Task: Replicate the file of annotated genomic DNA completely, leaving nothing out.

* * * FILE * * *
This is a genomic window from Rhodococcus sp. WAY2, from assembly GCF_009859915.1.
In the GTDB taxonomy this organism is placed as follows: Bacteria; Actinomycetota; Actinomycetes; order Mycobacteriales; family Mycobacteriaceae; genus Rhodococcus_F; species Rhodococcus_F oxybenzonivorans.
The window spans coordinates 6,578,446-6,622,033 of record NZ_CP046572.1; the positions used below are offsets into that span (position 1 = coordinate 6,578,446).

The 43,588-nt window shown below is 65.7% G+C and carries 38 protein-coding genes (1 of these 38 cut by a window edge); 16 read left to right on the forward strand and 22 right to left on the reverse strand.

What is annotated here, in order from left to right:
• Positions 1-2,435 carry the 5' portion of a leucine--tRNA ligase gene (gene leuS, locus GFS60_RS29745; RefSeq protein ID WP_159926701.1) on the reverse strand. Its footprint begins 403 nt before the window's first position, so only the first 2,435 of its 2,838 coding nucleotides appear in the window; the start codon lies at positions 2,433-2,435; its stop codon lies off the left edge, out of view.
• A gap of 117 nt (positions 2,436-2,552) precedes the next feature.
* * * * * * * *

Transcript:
This is a genomic window from Rhodococcus sp. WAY2, from assembly GCF_009859915.1.
In the GTDB taxonomy this organism is placed as follows: Bacteria; Actinomycetota; Actinomycetes; order Mycobacteriales; family Mycobacteriaceae; genus Rhodococcus_F; species Rhodococcus_F oxybenzonivorans.
The window spans coordinates 6,578,446-6,622,033 of record NZ_CP046572.1; the positions used below are offsets into that span (position 1 = coordinate 6,578,446).

The 43,588-nt window shown below is 65.7% G+C and carries 38 protein-coding genes (1 of these 38 cut by a window edge); 16 read left to right on the forward strand and 22 right to left on the reverse strand.

What is annotated here, in order from left to right:
• Positions 1-2,435 carry the 5' portion of a leucine--tRNA ligase gene (gene leuS, locus GFS60_RS29745; RefSeq protein ID WP_159926701.1) on the reverse strand. Its footprint begins 403 nt before the window's first position, so only the first 2,435 of its 2,838 coding nucleotides appear in the window; the start codon lies at positions 2,433-2,435; its stop codon lies off the left edge, out of view.
• A gap of 117 nt (positions 2,436-2,552) precedes the next feature.